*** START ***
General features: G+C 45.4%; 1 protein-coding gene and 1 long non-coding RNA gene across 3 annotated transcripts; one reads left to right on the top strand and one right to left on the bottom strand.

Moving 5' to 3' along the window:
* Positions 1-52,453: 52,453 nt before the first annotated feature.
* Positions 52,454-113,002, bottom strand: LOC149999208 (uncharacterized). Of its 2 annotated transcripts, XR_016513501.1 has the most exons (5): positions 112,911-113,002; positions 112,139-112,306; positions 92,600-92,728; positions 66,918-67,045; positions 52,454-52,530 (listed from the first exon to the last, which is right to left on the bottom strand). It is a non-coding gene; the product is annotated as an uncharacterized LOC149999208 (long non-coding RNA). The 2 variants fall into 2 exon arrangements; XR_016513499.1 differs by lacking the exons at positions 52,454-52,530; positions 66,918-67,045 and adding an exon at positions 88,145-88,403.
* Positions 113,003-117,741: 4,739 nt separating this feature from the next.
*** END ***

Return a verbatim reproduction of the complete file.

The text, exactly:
General features: G+C 45.4%; 1 protein-coding gene and 1 long non-coding RNA gene across 3 annotated transcripts; one reads left to right on the top strand and one right to left on the bottom strand.

Moving 5' to 3' along the window:
* Positions 1-52,453: 52,453 nt before the first annotated feature.
* Positions 52,454-113,002, bottom strand: LOC149999208 (uncharacterized). Of its 2 annotated transcripts, XR_016513501.1 has the most exons (5): positions 112,911-113,002; positions 112,139-112,306; positions 92,600-92,728; positions 66,918-67,045; positions 52,454-52,530 (listed from the first exon to the last, which is right to left on the bottom strand). It is a non-coding gene; the product is annotated as an uncharacterized LOC149999208 (long non-coding RNA). The 2 variants fall into 2 exon arrangements; XR_016513499.1 differs by lacking the exons at positions 52,454-52,530; positions 66,918-67,045 and adding an exon at positions 88,145-88,403.
* Positions 113,003-117,741: 4,739 nt separating this feature from the next.